For Immediate Release:
January 14, 2012
Contact: Meghan Speakes, DJJ, (850) 544-5387
Child-serving Agencies Send the Florida Legislature Blue Ribbons to Wear
in Support of the State’s Anti-Human Trafficking Efforts
Officials recognize Human Trafficking Awareness Month
Tallahassee -- The Florida Agency for Persons with Disabilities (APD), Department of Children and Families (DCF) and Department of Juvenile Justice (DJJ) will distribute navy blue ribbons to all members of the Florida Legislature this week in observance of Human Trafficking Awareness Month. Navy blue has been designated as the national color for human trafficking awareness.
"With human trafficking as the fastest growing criminal enterprise and Florida as one of the most attractive destinations by predators, the need for actions is here and now,” said DJJ Secretary Wansley Walters, chair of the Human Trafficking Workgroup of the Florida Children and Youth Cabinet. "I will proudly wear the navy blue ribbon as a symbol of my commitment to protecting Florida youth from the predators who view our children as nothing more than opportunities for their own financial gain."
The ribbons are attached to cards describing human trafficking and how legislators can help. The cards are signed by APD Director Barbara Palmer, DCF Secretary David Wilkins and DJJ Secretary Wansley Walters and read: "Human trafficking is a form of modern day slavery; be it for commercialized sexual or labor exploitation. This crime does not have a static profile. It affects children, adults, U.S. citizens, residents, and foreign nationals alike. More specifically, it affects Florida’s most vulnerable population: children. From January to October 2012, 546 Florida children were reported as potential victims of human trafficking to the Department of Children and Families (DCF) Florida Abuse Hotline and more than 184 U.S. trafficked minors have received services through DCF. Florida has passed legislation that provides greater penalties for perpetrators of child sex trafficking and helps protect exploited children. The Department of Children & Families, Department of Juvenile Justice, and Agency for Persons with Disabilities are committed to continuing to work with the Legislature and the Attorney General to address this growing problem in our state."
Gov. Rick Scott has proclaimed January as Human Trafficking Awareness Month in Florida. Additionally, the following counties and cities signed their own proclamations:
- Broward County
- Lake County
- Miami-Dade County
- Marion County
- City of Bunnell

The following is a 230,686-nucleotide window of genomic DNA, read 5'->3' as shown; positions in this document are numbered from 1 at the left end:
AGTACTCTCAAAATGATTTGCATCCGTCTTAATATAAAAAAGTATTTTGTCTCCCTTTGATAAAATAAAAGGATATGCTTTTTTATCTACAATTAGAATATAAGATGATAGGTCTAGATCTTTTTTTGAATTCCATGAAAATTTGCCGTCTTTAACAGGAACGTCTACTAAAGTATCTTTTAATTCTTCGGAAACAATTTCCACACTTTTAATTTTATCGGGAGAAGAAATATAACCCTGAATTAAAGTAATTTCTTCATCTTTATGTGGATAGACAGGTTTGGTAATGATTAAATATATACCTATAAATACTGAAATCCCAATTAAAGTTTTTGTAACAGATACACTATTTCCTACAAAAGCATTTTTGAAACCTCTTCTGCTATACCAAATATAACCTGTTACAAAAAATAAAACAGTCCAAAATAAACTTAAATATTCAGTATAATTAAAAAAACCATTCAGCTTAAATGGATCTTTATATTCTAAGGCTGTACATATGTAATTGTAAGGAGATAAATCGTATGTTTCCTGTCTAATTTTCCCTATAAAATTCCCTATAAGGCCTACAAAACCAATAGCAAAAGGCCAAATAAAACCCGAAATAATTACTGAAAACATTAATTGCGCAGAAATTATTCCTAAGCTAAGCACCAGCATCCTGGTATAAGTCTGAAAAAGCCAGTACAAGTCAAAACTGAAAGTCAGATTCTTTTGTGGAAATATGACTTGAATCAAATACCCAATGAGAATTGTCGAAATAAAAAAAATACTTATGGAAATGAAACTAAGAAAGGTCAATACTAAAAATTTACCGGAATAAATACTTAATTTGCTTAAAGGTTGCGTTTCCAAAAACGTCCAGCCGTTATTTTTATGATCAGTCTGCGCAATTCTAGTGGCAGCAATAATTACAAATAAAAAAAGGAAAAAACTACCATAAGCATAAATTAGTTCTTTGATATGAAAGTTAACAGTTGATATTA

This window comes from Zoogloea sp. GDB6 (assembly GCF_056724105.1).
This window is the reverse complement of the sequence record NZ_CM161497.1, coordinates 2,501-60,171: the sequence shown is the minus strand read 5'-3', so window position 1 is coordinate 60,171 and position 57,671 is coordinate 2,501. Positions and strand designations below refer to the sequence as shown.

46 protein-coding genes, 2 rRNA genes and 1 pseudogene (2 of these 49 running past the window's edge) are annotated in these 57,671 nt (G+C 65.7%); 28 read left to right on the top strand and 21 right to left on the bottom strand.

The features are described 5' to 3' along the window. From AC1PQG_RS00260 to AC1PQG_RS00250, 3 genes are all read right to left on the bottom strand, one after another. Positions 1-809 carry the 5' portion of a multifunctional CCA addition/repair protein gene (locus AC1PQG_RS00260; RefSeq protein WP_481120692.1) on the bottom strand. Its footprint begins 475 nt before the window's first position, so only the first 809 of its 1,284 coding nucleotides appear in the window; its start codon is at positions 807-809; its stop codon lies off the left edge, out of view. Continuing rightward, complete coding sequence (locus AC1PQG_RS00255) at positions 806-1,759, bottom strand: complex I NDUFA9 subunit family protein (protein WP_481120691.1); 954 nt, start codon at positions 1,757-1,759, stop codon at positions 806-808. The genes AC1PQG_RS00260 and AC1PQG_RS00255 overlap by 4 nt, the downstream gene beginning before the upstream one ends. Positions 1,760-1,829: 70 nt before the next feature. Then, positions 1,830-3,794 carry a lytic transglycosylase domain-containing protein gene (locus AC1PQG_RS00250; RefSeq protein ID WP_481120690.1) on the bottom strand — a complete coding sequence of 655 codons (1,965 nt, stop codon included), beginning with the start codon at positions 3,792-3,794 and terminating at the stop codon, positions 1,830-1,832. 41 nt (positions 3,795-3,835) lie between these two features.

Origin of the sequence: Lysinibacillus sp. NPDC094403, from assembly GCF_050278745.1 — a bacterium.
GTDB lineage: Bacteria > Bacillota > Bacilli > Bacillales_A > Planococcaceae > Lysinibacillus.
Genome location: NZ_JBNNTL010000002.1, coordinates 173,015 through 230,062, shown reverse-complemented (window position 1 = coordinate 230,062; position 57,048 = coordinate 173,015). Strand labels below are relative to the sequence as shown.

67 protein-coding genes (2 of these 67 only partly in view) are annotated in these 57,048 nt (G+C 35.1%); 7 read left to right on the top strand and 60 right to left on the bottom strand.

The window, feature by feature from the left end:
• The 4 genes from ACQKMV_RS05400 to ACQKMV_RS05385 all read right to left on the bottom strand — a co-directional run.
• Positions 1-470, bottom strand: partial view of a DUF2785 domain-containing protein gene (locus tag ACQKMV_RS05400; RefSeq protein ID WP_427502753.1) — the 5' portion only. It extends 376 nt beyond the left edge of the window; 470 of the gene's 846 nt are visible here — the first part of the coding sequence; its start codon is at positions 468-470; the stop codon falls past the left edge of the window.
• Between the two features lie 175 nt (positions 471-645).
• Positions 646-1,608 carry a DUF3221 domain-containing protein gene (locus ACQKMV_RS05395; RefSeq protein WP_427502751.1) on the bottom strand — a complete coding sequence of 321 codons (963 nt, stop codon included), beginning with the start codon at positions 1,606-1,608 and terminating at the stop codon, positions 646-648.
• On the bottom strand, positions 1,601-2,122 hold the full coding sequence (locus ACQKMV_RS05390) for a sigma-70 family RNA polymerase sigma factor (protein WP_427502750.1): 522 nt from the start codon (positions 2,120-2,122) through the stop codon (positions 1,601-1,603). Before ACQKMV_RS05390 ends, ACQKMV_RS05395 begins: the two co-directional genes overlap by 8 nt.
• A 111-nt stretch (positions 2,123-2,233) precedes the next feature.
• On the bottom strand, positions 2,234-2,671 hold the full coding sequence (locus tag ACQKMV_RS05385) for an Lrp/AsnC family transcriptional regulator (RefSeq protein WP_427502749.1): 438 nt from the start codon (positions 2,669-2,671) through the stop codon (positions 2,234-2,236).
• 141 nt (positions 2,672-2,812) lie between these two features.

- City of Callaway
- City of Dunedin
- City of Lynn Haven
- City of Ocala
- City of Palatka
- City of Parker
- Panama City
- Panama City Beach
"The navy blue ribbon symbolizes my commitment to doing my part to ensure the people of Florida have every possible protection from the horrifying practice of human trafficking," said state Rep. Matt Gaetz. "I commend Secretary Walters, Secretary Wilkins and Director Palmer on their efforts to abolish human trafficking and offer my support on this very important issue."
Human trafficking is a form of modern day slavery and is a crime against humanity that violates the most basic human rights and deprives victims of their freedom. It occurs when a person is recruited, harbored, obtained, or exported through force, fraud, or coercion for the purposes of sexual exploitation, forced labor, involuntary servitude, debt bondage and other methods of slavery.
"In the past two years, we have investigated more than 1,000 allegations of human trafficking involving the sexual exploitation of children," said Department of Children and Families Secretary David Wilkins. "The new laws passed last year that toughen penalties for criminals involved in this horrible crime and provide better services to victims have made Florida a national leader in the fight against human trafficking."
Human trafficking affects more than 27 million people worldwide, including an estimated two million children who are trafficked for child labor and sexual exploitation.
"Unfortunately, human trafficking has become a problem in our state. Many Floridians with disabilities are extremely vulnerable and may be exploited. Some people with developmental disabilities may be manipulated and coerced into being sexually abused. They may not fully understand that they are being used in situations of sexual abuse or prostitution. The state of Florida is committed to preventing all types of abuse and exploitation of vulnerable citizens," said APD Director Barbara Palmer.
Communities across the state are also hosting events to raise awareness about the dangers of human trafficking and the steps each Florida residents can take to protect themselves and their family. To view the list of statewide human trafficking events, visit bit.ly/WEkk4F.